Reach out churches: A community-based participatory research pilot trial to assess the feasibility of a mobile health technology intervention to reduce blood pressure among African Americans
Health Promotion and Human Performance
Health Promotion Practice
Innovative strategies are needed to reduce the hypertension epidemic among African Americans. Reach Out was a faith-collaborative, mobile health, randomized, pilot intervention trial of four mobile health components to reduce high blood pressure (BP) compared to usual care. It was designed and tested within a community-based participatory research framework among African Americans recruited and randomized from churches in Flint, Michigan. The purpose of this pilot study was to assess the feasibility of the Reach Out processes. Feasibility was assessed by willingness to consent (acceptance of randomization), proportion of weeks participants texted their BP readings (intervention use), number lost to follow-up (retention), and responses to postintervention surveys and focus groups (acceptance of intervention). Of the 425 church members who underwent BP screening, 94 enrolled in the study and 73 (78%) completed the 6-month outcome assessment. Median age was 58 years, and 79% were women. Participants responded with their BPs on an average of 13.7 (SD = 10.7) weeks out of 26 weeks that the BP prompts were sent. All participants reported satisfaction with the intervention. Reach Out, a faith-collaborative, mobile health intervention was feasible. Further study of the efficacy of the intervention and additional mobile health strategies should be considered.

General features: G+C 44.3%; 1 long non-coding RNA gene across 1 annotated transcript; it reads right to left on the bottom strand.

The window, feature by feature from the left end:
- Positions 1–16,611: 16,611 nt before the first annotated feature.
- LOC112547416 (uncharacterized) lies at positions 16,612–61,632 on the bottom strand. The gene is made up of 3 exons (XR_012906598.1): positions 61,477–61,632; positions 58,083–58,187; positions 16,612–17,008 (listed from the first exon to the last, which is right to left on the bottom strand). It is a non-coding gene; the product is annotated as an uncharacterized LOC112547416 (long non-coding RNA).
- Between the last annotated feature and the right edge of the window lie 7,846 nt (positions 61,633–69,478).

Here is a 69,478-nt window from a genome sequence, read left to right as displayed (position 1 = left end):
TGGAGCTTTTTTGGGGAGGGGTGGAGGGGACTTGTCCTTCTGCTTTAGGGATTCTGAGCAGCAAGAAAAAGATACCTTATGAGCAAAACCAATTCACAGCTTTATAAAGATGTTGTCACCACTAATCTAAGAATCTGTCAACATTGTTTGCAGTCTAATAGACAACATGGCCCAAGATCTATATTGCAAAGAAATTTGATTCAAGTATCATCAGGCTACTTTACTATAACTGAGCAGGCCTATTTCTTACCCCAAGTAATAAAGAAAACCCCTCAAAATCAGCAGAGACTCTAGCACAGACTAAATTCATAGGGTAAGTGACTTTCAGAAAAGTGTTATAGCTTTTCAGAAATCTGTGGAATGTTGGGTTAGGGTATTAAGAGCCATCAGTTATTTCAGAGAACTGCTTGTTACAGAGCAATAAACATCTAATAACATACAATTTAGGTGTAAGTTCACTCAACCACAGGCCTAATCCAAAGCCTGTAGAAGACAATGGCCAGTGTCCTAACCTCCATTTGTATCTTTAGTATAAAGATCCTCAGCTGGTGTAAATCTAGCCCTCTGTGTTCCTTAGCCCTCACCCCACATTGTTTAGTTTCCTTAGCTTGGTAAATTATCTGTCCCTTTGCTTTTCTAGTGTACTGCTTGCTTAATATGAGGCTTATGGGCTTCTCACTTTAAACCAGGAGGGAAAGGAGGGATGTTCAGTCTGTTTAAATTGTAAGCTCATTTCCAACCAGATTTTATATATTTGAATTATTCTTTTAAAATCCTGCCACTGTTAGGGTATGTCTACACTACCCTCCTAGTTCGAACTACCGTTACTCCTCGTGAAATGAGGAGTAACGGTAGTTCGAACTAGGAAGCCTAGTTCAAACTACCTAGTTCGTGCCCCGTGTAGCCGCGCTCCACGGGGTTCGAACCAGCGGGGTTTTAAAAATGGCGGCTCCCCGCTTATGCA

Link to Published Version
Skolarus, L. E., Cowdery, J., Dome, M., Bailey, S., Baek, J., Byrd, J. B., Hartley, S. E., Valley, S. C., Saberi, S., Wheeler, N. C., McDermott, M., Hughes, R., Shanmugasundaram, K., Morgenstern, L. B., & Brown, D. L. (2018). Reach out churches: A community-based participatory research pilot trial to assess the feasibility of a mobile health technology intervention to reduce blood pressure among African Americans. Health Promotion Practice, 19(4), 495–505. https://doi.org/10.1177/1524839917710893